The Engineering Construction Industry Training Board (ECITB) has launched a new strategy to support growth in the engineering construction industry, pledging more than £87million to support workforce training and tackle labour shortages and skills gaps over the next three years.
The strategy sets out a three-year plan – from 2023 to 2025 – to help bring talented new entrants with foundation skills into the industry, while also supporting ongoing training and the reskilling of workers moving from other sectors.
Developed following 12 months’ consultation with industry, training providers and the UK, Scottish and Welsh governments, including more than 17 strategy workshops held across Britain earlier in the year, the strategy builds on measures enacted by the ECITB to secure skills during the pandemic. The focus now is on supporting growth by helping to address industry recruitment and retention challenges, as employers look to expand the workforce to deliver a growing number of planned projects.
The priorities identified by the ECITB aim to help industry tackle a looming workforce and skills crisis. According to ECITB forecasts, by 2026, some 25,000 additional workers will be needed for major projects, including those related to the push for net zero in the UK, placing employers in direct competition for labour from £650billion worth of infrastructure projects in the wider UK economy. The UK government’s Energy Security Strategy has increased the stakes further, placing greater pressure on industry and the engineering construction supply chain to expand to meet new targets for energy-generation capacity.
‘The engineering construction industry and its supply chain companies design, deliver and decommission many of England’s, Scotland’s and Wales’s critical infrastructure projects, and therefore is central to the nation’s energy security and energy transition ambitions,’ said Chris Claydon, chief executive of the ECITB. ‘The ECITB’s new strategy is designed to help address the main workforce challenges facing this critical industry over the next three years. We have prioritised support for new entrants and new pathways to industry in anticipation of the forecast labour shortages and will fund training to bridge skills gaps through support for new training around net-zero projects, including digital skills.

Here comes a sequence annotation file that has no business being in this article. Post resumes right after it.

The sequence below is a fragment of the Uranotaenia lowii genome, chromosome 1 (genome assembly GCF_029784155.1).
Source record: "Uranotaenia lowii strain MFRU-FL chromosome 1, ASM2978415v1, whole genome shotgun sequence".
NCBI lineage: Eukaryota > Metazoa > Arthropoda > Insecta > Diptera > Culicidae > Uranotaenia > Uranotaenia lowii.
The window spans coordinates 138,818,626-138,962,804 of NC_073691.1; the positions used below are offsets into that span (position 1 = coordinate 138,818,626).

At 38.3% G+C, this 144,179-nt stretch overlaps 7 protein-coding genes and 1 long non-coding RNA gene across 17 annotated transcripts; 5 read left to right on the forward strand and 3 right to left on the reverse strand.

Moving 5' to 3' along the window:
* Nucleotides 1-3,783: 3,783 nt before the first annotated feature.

‘In developing the strategy, the ECITB has listened closely to employers, training providers, government representatives and other key stakeholders,’ he continued. ‘We aim to deliver what industry has said it needs – a focus on attracting and developing new talent and the provision of high-quality training across Britain. For the ECITB, our mission to lead industry learning has never been more important than it is now.’
The ECITB, which is funded by a levy on engineering construction industry employers and steered by a board comprised of senior industry leaders, will allocate £73million towards training grants over the next strategy period. More than half (52 per cent) will fund ongoing training, upskilling and reskilling, while the remaining 48 per cent will support new entrants to start careers in industry via a variety of different pathways.
The 2023–25 strategy aims to help industry meet the workforce volume challenge and prepare for a boom in project activity for engineering construction employers. These projects span a range of sectors, including nuclear new build and decommissioning, renewables, oil and gas, water treatment and food and drink. They will also include hydrogen and carbon-capture projects linked to the decarbonisation of the industrial clusters.
You download the brochure for ECITB Strategy 2023-25: Leading Industry Learning here.